Intersolar: Chip Industry Will Drive Down Solar Costs

The solar guru at semiconductor equipment company Applied Materials, Charlie Gay, says the chip companies that drove the electronics revolution will be important in bringing down the production costs of the solar industry. Gay gave a speech to launch Intersolar, the first U.S. version of a massive European solar conference, in San Francisco on Tuesday.

Applied Materials (AMAT), which makes semiconductor equipment and only moved into the solar equipment business two-and-a-half years ago, sells both crystalline and thin-film solar production equipment. While Applied employs roughly 14,000 people worldwide, only about 1,000 of its employees work in the solar division. But that division is already delivering significant sales for the chip gear maker; Gay said that the solar division has booked $3 billion worth of solar orders over its short lifespan.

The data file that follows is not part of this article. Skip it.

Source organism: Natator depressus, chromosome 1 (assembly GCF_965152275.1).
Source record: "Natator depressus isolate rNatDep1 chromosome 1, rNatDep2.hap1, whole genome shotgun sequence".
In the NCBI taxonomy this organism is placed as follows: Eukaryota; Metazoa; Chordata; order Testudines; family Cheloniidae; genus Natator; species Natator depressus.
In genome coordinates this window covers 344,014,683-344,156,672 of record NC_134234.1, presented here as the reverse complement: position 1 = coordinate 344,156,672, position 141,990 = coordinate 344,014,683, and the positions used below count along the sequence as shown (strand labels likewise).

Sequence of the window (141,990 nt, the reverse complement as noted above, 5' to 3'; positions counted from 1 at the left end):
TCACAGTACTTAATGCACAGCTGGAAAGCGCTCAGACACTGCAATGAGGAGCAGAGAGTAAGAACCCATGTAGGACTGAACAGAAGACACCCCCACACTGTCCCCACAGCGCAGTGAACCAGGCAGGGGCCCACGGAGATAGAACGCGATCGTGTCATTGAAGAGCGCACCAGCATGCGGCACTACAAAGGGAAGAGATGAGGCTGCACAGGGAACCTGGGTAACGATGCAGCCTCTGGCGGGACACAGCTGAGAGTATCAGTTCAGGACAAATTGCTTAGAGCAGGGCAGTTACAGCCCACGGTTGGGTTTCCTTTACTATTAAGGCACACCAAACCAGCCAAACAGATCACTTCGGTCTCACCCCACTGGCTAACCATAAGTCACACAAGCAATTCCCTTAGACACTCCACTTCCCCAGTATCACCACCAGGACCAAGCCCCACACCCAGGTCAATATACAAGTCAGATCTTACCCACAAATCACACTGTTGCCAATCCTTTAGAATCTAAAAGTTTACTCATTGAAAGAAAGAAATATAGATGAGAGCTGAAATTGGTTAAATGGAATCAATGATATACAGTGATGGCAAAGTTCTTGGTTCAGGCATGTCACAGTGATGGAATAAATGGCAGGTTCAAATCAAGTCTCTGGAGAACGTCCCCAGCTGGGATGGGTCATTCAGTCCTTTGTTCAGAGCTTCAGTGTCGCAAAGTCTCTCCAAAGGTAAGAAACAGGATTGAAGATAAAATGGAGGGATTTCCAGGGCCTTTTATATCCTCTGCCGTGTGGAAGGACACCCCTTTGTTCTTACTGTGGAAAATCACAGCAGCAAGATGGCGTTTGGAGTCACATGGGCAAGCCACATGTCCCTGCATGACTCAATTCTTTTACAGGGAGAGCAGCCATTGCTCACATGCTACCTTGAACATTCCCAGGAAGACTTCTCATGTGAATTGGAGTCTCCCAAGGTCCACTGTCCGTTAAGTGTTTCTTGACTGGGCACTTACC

“Applied Materials is an example of how semiconductor companies are moving into solar in a very large way,” said Gay. The go-go attitude in the Valley area that delivered the electronics revolution, he said, “are directly relevant here to what we’re doing here.”

The solar industry expects that the cost of electricity from solar power will come down dramatically over the next 3-5 years, and will soon be directly competitive with grid power. Gay predicts that the cost in price will benefit dramatically by the decades of work done by the chip industry.